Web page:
Merkley, Kaine: The McConnell Debt Ceiling Plan was a Good Solution, Remains a Good Solution

Washington, D.C. – Oregon’s U.S. Senator Jeff Merkley and Virginia’s U.S. Senator Tim Kaine penned an op-ed in today’s Washington Post about their Protect our Citizens from Reckless Extortion of our Debt and Irresponsible Tactics (Protect Our CREDIT) Act of 2023—legislation aimed at ending Congress’ abuse of the debt ceiling as a political hostage. Merkley and Kaine present The Protect our CREDIT Act as a common-sense, middle ground approach to solving the looming debt ceiling standoff – based on Mitch McConnell’s own solution for defusing a past debt crisis.

Click here to read Merkley and Kaine’s op-ed in the Washington Post. 

The Protect Our CREDIT Act – cosponsored by Sens. Chris Coons (D-DE), Dianne Feinstein (D-CA), and Chris Van Hollen (D-MD) – would reform the process of raising the debt ceiling by making the following changes: 

  • Requiring the President to initiate a process, prior to the beginning of the fiscal year, to determine the amount of debt necessary for that year and propose a new debt limit based on the amount of spending authorized and appropriated by Congress. 
  • Raising the debt ceiling to the proposed limit unless, within 15 legislative days, Congress passes and the President signs into law a joint resolution of disapproval. A Congressional joint resolution of disapproval would receive special fast track consideration, as it would be placed on the legislative calendar within 5 days and receive expedited consideration by both chambers. 
  • If, during the year, the federal debt gets within $250 billion of the limit, the President shall submit another written certification, explaining what drove the need for additional debt and proposing a new debt limit for the remainder of the fiscal year, subject to the same congressional disapproval process. 

The idea of having the President increase the debt ceiling, subject to a vote of congressional disapproval, was originally proposed by Senate Minority Leader Mitch McConnell in 2011 to allow the debt limit increase to go forward without requiring Republicans to take an affirmative vote. McConnell’s proposal was incorporated into the Budget Control Act of 2011, which passed in August 2011 and authorized the President to increase the debt ceiling in three installments. While the broader Budget Control Act had numerous flaws, the mechanism proposed under the McConnell plan was a key to avoiding a disastrous debt default.

Making this process for raising the debt ceiling permanent would end the use of the debt ceiling as a tool for political blackmail, and protect the United States from the dire ramifications of a potential default. This procedural move is needed to save the economy, and Congress should embrace it. 

Bill text of the Protect Our CREDIT Act can be found here

Merkley and Kaine’s op-ed can be read on the Washington Post’s website or below:

Mitch McConnell offered a debt-ceiling fix in 2011. We should do it now.

By Jeff Merkley and Tim Kaine

With the United States on the verge of yet another debt limit crisis, numerous paths to avoid default are being floated, including a trillion-dollar coin, steep cuts to Social Security and Medicare, and challenging the constitutionality of the debt limit altogether.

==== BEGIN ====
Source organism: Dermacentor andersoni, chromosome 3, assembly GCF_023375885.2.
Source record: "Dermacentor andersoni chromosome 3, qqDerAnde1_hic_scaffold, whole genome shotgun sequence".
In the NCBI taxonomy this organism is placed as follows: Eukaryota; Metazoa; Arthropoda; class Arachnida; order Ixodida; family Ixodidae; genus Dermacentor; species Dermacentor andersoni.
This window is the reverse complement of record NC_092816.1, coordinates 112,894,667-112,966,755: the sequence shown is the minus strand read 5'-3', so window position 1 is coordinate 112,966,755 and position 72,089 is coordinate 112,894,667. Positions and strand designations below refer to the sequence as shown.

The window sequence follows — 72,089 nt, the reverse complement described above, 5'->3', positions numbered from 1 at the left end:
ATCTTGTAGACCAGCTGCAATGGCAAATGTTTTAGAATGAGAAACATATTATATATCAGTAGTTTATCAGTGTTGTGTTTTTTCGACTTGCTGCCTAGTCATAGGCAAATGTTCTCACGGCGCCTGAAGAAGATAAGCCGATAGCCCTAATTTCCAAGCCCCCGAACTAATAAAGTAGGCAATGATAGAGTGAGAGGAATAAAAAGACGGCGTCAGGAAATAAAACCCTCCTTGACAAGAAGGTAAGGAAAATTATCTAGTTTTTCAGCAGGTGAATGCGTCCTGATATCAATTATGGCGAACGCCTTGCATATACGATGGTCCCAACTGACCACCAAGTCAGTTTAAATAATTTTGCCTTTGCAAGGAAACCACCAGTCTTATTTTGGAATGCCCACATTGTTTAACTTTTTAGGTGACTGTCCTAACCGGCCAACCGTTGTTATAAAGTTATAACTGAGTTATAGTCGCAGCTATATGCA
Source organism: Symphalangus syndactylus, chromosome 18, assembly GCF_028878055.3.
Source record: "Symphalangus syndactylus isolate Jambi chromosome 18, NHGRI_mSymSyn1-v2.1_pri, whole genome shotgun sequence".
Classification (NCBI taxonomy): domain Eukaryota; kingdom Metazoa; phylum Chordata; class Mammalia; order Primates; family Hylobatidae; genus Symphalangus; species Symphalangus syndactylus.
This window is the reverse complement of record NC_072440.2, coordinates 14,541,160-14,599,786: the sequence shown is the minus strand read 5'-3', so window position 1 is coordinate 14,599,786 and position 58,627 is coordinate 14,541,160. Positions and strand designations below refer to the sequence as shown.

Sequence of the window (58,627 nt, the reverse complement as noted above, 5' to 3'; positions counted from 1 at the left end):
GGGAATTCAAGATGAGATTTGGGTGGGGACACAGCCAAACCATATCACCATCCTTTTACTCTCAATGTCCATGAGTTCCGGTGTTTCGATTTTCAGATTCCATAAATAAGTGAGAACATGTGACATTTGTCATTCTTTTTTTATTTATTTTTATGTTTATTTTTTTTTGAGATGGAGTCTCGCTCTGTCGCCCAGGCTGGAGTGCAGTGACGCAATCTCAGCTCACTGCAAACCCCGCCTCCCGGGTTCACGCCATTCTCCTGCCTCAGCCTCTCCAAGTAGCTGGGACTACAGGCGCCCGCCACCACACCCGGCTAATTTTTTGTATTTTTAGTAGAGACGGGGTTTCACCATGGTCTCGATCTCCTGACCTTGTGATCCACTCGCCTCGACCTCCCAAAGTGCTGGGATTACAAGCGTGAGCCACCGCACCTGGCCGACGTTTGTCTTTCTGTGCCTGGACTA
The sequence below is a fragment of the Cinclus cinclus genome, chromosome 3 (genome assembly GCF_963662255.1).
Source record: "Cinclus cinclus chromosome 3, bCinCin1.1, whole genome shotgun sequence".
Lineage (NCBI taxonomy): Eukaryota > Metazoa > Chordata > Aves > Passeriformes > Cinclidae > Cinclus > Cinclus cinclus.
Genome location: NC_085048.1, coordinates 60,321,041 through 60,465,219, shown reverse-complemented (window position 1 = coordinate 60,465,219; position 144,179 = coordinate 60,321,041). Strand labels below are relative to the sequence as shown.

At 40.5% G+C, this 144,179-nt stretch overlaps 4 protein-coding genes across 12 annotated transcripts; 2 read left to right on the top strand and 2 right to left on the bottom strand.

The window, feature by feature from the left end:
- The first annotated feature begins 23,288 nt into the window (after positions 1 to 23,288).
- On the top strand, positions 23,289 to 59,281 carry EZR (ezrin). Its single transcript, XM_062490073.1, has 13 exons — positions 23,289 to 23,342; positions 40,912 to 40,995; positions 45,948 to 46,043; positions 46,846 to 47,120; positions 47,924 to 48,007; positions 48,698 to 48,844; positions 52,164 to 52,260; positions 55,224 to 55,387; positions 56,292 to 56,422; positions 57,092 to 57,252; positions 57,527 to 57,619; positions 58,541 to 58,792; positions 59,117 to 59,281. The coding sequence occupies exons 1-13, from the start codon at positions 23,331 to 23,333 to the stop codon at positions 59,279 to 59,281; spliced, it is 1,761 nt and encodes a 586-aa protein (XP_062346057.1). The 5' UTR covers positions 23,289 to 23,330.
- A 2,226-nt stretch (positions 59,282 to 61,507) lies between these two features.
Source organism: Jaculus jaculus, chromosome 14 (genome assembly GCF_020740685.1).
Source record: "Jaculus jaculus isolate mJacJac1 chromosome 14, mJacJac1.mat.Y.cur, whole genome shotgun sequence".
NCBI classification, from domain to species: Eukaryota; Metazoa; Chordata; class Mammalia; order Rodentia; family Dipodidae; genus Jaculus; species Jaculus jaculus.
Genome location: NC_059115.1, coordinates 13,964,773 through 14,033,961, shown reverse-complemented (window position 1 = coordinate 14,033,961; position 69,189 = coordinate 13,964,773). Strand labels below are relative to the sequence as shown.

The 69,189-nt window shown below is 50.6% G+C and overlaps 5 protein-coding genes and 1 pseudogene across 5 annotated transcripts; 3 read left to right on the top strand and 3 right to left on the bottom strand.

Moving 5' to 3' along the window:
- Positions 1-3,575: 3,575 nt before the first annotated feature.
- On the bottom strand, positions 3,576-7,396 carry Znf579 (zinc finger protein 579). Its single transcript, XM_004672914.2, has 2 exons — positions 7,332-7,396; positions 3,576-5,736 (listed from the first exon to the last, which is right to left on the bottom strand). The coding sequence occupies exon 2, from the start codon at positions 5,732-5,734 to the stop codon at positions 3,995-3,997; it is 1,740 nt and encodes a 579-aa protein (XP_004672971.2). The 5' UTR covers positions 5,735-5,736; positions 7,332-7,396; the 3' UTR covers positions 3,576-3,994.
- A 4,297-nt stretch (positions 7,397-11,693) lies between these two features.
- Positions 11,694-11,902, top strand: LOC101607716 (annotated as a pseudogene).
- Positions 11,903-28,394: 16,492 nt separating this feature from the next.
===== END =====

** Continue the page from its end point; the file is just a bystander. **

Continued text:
These proposals ignore a simple solution that, conveniently, already exists: the McConnell plan.

In 2011, during the last major debt limit standoff, circumstances were very similar to those of today: a Republican-controlled House, Democratic-controlled Senate and Democratic president, and the risk of default looming because House Republicans refused to raise the debt limit and pay bills that past Congresses had already incurred. When talks between House Republicans and the president faltered, Senate Minority Leader Mitch McConnell (R-Ky.) proposed a plan for the debt ceiling.

His proposal, which was later included in the Budget Control Act of 2011, allowed President Barack Obama to increase the debt ceiling, subject to a potential override by Congress. If lawmakers wanted to stop it, Congress could pass a joint resolution of congressional disapproval. Congress still had oversight, but the McConnell plan took the weaponization of the debt ceiling off the table.

While the broader Budget Control Act had numerous flaws, the McConnell plan itself was a good solution then, and it remains a good solution today.

This month, we introduced the Protect Our Credit Act of 2023, which would make McConnell’s fix permanent.

This legislation would put the power to prevent default in the hands of the president, with Congress acting as a check. In other words — just as McConnell proposed, the bipartisan Congress passed and the Obama administration implemented in 2011 — Congress could only stop the president from raising the debt ceiling if a veto-proof two-thirds majority of lawmakers agreed it was the right thing to do.

In 2011, McConnell himself said: “It’s extremely important that the country reassure the markets that default is not an option, and reassure Social Security recipients and families of military veterans that default is not an option.”

McConnell had it right in 2011. A dozen years later, the clock is ticking to protect jobs; interest rates for mortgages, car loans and student loans; and our broader economy from unnecessary and self-inflicted disaster. We would do well to make this proposal permanent. We could finally end this episodic crisis by putting a stop to using the debt ceiling as a tool for political blackmail.